The importance of online privacy continues to become clearer to more and more folks…including those who have been, to some extent, non-believers in its real importance. Case in point:
While traveling via American Airlines from Dallas, Texas to Raleigh, North Carolina, journalist Steven Petrow was working on his article about the current dispute between Apple and the FBI; as you surely know by now, the FBI is demanding that Apple create a backdoor that would allow the feds to go into the San Bernardino terrorists’ phones in order to extract more evidentiary information, while Apple has so far refused, citing the broad privacy implications of such an effort.
Petrow logged on to the public Wi-Fi network available on the flight as a function of working on his story, and went about his business. However, when the plane landed and passengers began to disembark, he received quite a shock: The passenger who had been sitting behind him piped up to reveal that he knew that Petrow was a journalist and that he had been working on the Apple-FBI story. As if that was not enough, the stranger even quoted an email that Petrow had received from a contact about the story. The passenger quickly revealed that he was able to ascertain all of this information because he had hacked the computing devices of basically everyone who had been traveling on that flight.
According to Petrow, the experience provided him with quite a wake-up call. By his own admission, he has historically been one of those people who has “nothing to hide,” in the way that, say, a serial marital cheater does. However, as he realized, even if you are not doing something genuinely “bad,” we all have things we obviously prefer to remain private…but which are pieces of information that are just as vulnerable to hacking as all other kinds. According to Petrow, the experience made him a strong believer in the importance of Internet privacy, as well as in the stance being taken by Apple in its battle with the FBI.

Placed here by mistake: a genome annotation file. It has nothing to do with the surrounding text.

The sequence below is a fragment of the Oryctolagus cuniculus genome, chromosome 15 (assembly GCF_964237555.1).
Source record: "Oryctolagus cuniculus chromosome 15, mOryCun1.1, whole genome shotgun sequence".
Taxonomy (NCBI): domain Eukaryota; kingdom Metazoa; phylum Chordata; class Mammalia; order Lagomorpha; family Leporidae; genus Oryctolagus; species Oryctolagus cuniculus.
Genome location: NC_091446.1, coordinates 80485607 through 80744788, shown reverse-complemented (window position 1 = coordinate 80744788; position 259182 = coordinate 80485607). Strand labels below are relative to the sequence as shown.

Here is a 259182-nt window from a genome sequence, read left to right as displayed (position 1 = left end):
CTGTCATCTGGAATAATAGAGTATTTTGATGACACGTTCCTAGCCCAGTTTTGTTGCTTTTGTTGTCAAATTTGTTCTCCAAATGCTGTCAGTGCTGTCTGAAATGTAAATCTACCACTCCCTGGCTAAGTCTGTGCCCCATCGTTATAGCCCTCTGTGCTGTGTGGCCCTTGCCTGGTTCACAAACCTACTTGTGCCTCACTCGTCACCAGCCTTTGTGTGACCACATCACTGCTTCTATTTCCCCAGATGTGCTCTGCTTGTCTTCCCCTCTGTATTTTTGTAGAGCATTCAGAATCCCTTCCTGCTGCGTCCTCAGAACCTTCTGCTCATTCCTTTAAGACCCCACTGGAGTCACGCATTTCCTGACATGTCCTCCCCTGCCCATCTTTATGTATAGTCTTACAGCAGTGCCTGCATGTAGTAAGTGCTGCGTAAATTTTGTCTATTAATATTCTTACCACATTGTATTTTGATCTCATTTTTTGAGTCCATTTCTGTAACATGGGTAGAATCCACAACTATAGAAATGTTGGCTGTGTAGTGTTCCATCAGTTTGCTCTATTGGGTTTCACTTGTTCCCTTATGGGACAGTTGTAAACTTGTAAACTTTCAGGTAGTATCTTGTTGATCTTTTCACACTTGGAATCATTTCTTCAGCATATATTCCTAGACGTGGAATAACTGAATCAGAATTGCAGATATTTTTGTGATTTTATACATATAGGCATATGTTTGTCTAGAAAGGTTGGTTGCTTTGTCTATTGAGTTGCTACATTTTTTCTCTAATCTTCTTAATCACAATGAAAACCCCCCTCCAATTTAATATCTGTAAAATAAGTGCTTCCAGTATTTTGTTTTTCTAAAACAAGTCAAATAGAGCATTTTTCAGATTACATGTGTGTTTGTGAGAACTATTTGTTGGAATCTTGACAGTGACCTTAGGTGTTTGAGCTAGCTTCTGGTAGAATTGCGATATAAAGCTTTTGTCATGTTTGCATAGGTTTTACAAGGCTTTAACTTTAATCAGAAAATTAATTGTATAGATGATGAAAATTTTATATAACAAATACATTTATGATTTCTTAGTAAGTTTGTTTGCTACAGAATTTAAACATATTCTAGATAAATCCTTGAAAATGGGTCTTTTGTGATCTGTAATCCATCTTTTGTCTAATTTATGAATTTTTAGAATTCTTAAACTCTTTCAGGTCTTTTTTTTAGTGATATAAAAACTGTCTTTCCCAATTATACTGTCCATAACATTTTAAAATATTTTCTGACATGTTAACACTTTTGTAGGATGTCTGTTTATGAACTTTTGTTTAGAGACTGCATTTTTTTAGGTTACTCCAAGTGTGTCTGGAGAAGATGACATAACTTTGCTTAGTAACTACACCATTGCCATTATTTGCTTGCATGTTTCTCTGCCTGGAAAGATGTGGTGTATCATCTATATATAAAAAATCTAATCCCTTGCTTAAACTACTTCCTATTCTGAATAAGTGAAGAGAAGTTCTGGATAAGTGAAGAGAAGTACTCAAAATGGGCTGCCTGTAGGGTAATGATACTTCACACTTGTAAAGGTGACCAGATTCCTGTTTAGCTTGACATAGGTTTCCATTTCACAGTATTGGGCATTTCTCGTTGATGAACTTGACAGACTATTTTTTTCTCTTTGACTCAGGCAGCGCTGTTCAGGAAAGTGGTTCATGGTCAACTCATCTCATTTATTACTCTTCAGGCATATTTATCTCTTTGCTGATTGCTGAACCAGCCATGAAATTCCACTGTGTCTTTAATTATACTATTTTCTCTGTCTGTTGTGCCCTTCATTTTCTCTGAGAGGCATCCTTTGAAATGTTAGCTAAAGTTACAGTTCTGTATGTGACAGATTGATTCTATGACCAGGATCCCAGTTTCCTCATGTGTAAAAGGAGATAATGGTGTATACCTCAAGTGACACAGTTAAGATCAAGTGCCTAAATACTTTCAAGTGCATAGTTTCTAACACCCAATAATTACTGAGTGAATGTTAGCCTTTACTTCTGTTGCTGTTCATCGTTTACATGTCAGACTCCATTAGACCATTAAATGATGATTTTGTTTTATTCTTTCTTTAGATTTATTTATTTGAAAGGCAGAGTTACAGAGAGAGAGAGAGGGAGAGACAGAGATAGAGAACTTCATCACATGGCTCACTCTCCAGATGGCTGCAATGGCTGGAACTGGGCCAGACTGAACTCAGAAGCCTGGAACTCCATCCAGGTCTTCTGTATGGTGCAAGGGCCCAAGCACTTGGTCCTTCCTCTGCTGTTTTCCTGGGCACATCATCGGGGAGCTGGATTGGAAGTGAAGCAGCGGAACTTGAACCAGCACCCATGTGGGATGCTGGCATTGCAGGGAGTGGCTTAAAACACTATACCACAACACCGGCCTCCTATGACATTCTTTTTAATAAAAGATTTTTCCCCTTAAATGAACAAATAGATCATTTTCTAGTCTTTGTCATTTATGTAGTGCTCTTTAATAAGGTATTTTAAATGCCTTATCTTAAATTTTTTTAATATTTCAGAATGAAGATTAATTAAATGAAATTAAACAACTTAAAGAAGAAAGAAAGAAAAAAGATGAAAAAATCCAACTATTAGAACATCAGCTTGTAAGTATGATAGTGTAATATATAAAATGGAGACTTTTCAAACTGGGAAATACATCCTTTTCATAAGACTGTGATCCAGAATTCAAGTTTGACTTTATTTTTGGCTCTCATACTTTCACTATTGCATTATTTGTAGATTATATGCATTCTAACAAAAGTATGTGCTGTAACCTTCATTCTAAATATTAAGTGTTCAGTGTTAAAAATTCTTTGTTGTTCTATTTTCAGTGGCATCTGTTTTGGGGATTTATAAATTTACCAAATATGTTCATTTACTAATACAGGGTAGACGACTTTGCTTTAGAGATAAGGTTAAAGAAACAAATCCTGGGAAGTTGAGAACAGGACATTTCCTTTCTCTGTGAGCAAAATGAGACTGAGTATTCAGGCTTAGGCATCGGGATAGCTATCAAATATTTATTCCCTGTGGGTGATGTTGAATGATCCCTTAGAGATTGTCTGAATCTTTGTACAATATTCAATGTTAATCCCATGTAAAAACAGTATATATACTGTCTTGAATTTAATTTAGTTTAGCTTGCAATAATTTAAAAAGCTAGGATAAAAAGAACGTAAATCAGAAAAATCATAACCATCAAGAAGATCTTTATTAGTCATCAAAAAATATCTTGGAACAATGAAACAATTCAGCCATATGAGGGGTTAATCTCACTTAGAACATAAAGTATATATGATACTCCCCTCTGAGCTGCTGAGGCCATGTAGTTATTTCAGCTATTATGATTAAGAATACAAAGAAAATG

Assuming that you see Internet privacy as being as important as journalist Steven Petrow now does, a resource you may find helpful is an ebook called The Patriot Privacy Kit, which we have recommended previously. It provides a wealth of useful information on how to stay safe online, including how to secure your computer hardware and software platforms, how to be a good steward of your all-important passwords, how to use email more securely…even how to surf the web anonymously. This ebook also looks at what you need to know to be safe as a regular user of social media, including the ubiquitous Facebook, and also includes great information on how to secure your sensitive information offline (even in this “Internet age,” most ID theft still takes place that way, from the compromise of documents in a physical form). Something else - The Patriot Privacy Kit comes with a fantastic money-back guarantee, which means you can read and use the information through and through…and if you’re still not satisfied, you can get all of your money back, with no fuss. If you want to learn more about The Patriot Privacy Kit, Click Here.
By Robert G. Yetman, Jr. Editor At Large